The Brunton Theatre, Musselburgh, 17 Feb 2001
or, who cares if I'm jet-lagged?
And so back to the UK for the farewell tour before moving to the US. First port of call is Edinburgh, to see my aunt, and incidentally go to see Gareth Thomas playing Polonius in Hamlet. This is A Good Thing for me in two ways - a chance to see my favourite actor in Shakespeare, and a chance to see a Shakespeare that I have not seen before.
An assortment of the usual suspects were there, but owing to a minor hiccup the long-distance travellers were accommodated in a variety of spare beds across Edinburgh and Glasgow. The minor hiccup in question was the Scotland-Wales rugby match being held at Murrayfield, and hence a complete absence of B&B accommodation under a hundred quid. The party met at the Brunton in time to see if there was enough space to sneak onto the touch tour for the visually impaired. They were very nice and let us go along, although the price for this was being referred to as "the groupies".
It was fascinating to see the set and some of the costumes and props up close. I particularly appreciated it, as I'm very short-sighted and my contact lenses didn't seem to be quite right for a few days after the long flight from Australia. Some things were completely fake when seen up close, others, such as the swords, were *very* real. The stagehand handling the swords allowed interested parties to examine them closely, although we weren't allowed to handle them much for safety reasons. Beautiful things, with engraved blades. It's also the first time I've had a chance to see backstage with the set in place - interesting to see the way the entrances and exits work, and how the theatre looks from the cast's perspective. I had a chance to confirm something that occurred to me rather too late when I saw Twelfth Night last year - yes, the actor playing Orsino could have seen me admiring the fit of his leather trousers...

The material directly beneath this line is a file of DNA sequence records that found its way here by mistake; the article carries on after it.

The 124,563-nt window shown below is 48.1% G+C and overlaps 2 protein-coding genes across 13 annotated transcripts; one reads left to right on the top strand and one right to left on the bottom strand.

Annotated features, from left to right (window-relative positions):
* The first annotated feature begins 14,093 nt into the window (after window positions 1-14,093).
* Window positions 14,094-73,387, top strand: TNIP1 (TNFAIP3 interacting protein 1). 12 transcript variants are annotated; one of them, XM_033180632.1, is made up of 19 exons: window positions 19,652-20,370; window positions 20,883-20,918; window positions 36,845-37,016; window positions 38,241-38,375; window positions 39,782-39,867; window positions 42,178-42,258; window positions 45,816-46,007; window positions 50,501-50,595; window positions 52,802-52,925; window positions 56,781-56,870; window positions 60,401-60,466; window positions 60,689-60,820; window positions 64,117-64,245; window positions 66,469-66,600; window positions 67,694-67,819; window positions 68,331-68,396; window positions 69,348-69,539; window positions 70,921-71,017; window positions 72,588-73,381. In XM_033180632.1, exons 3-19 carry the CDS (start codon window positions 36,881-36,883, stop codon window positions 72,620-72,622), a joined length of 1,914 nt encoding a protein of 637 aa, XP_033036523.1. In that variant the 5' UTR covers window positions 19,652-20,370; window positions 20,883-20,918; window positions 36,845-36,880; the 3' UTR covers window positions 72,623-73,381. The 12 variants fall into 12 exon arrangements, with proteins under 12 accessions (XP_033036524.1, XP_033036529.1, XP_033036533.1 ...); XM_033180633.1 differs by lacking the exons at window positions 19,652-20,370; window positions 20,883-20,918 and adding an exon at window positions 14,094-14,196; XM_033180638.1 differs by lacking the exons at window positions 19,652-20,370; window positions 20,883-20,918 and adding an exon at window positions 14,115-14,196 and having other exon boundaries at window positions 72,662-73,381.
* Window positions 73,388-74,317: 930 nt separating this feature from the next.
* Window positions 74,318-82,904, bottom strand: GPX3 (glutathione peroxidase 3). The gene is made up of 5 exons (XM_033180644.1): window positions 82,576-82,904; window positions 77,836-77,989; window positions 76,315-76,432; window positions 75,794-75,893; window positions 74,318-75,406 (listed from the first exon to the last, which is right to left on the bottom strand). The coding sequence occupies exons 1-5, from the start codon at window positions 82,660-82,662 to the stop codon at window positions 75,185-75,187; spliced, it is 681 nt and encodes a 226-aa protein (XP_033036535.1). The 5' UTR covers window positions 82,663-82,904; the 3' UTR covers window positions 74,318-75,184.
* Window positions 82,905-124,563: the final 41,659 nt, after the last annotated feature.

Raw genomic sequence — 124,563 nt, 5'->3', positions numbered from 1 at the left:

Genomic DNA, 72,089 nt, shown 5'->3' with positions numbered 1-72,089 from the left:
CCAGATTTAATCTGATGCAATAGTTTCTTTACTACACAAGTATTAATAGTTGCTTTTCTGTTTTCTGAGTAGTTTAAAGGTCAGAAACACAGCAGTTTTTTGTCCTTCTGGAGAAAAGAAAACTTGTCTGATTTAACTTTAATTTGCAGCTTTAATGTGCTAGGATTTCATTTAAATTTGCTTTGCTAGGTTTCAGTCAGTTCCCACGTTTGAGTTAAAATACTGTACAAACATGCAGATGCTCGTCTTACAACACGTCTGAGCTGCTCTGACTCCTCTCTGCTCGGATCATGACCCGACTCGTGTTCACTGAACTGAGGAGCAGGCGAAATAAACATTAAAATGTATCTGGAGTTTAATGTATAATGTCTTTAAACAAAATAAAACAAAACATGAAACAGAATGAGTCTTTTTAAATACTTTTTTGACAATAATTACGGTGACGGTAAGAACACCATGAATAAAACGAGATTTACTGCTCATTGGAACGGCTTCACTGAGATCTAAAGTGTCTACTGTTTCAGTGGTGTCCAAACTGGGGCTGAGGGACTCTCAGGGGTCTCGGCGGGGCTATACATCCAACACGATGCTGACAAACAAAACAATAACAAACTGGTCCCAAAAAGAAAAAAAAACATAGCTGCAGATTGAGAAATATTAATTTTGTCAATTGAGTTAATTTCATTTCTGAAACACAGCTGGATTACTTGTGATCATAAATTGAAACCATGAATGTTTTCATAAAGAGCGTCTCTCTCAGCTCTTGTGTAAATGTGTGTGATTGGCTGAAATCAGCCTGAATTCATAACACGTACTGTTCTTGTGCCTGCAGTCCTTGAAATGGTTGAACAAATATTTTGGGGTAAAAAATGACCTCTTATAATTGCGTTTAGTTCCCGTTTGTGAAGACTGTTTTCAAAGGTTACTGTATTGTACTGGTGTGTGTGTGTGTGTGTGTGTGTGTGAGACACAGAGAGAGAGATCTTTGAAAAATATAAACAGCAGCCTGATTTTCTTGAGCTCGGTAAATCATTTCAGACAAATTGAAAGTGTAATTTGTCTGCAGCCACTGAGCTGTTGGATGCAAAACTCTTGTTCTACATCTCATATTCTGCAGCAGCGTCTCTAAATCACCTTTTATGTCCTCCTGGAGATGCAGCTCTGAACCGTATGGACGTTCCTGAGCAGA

The quality of the production itself was mixed. Several excellent or good actors and good direction, but some of the cast were only so-so - and the cast also included members of the local youth theatre group, who were utterly abysmal. I gather from some of the comments in the newspaper cuttings displayed in the lobby that these last were included for funding and political reasons. A pity, as they dragged down one section of what would otherwise have been a very enjoyable production.
Liam Brennan as Hamlet was superb, with an interpretation that had the young prince quite sane but faking madness in order to discover the truth about his father's death. Michael Mackenzie, in a double role as Claudius and the ghost, was also excellent. Gareth, needless to say, was wonderful as Polonius, portraying him not as a buffoon but a man well aware of the dangers of his position, inclined to go on at length when he's nervous but by no means stupid. Perfect timing in the delivery, putting new twists on the lines. Also some lovely acting when he was on stage but not the focus of attention, not drawing attention away from where it should be, but still in character if you happened to glance at him. Rather nice partial beard for this occasion - the photo is now up at Judith's website.
Gareth's other role was the gravedigger - a *Welsh* gravedigger. Very Welsh. (Gareth's comment in the cafe afterwards was that he'd agreed to double on the gravedigger as long as he could do it with a Welsh accent, this being an accent not heard that often on the Scottish stage.) With a full (fake, but good fake) beard. Different body language as well, one of the reasons I like Gareth as an actor is his versatility.
All three actors made the Shakespearean English clear and comprehensible, despite the array of accents on display. They caught the rhythm of the lines just right. I enjoyed this play a lot; I wish the rest of the cast had been of the calibre of these three actors, but it was still a well-spent evening.
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Last updated on 18th of March 2001.